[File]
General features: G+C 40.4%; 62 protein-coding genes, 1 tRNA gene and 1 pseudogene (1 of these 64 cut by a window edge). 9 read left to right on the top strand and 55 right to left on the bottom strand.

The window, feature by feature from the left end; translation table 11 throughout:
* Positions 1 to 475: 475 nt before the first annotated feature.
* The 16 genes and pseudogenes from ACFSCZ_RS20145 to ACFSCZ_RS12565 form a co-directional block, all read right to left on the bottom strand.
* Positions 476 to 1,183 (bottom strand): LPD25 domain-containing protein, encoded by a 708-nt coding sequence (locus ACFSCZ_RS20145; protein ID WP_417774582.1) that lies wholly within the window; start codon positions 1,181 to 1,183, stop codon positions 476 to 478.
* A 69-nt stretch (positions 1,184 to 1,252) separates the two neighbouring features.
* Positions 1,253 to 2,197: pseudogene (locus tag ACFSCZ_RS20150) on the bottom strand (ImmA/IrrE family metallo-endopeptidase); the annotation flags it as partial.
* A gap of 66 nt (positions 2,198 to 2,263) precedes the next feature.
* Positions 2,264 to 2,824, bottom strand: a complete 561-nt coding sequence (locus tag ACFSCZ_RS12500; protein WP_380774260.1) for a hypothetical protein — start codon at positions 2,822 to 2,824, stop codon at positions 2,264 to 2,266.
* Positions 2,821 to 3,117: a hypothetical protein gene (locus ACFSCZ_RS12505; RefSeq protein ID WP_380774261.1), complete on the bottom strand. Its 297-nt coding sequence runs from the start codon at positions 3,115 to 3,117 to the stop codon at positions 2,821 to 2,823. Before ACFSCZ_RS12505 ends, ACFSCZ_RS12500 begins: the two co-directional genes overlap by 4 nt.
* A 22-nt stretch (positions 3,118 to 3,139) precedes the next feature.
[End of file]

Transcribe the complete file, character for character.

General features: G+C 40.4%; 62 protein-coding genes, 1 tRNA gene and 1 pseudogene (1 of these 64 cut by a window edge). 9 read left to right on the top strand and 55 right to left on the bottom strand.

The window, feature by feature from the left end; translation table 11 throughout:
* Positions 1 to 475: 475 nt before the first annotated feature.
* The 16 genes and pseudogenes from ACFSCZ_RS20145 to ACFSCZ_RS12565 form a co-directional block, all read right to left on the bottom strand.
* Positions 476 to 1,183 (bottom strand): LPD25 domain-containing protein, encoded by a 708-nt coding sequence (locus ACFSCZ_RS20145; protein ID WP_417774582.1) that lies wholly within the window; start codon positions 1,181 to 1,183, stop codon positions 476 to 478.
* A 69-nt stretch (positions 1,184 to 1,252) separates the two neighbouring features.
* Positions 1,253 to 2,197: pseudogene (locus tag ACFSCZ_RS20150) on the bottom strand (ImmA/IrrE family metallo-endopeptidase); the annotation flags it as partial.
* A gap of 66 nt (positions 2,198 to 2,263) precedes the next feature.
* Positions 2,264 to 2,824, bottom strand: a complete 561-nt coding sequence (locus tag ACFSCZ_RS12500; protein WP_380774260.1) for a hypothetical protein — start codon at positions 2,822 to 2,824, stop codon at positions 2,264 to 2,266.
* Positions 2,821 to 3,117: a hypothetical protein gene (locus ACFSCZ_RS12505; RefSeq protein ID WP_380774261.1), complete on the bottom strand. Its 297-nt coding sequence runs from the start codon at positions 3,115 to 3,117 to the stop codon at positions 2,821 to 2,823. Before ACFSCZ_RS12505 ends, ACFSCZ_RS12500 begins: the two co-directional genes overlap by 4 nt.
* A 22-nt stretch (positions 3,118 to 3,139) precedes the next feature.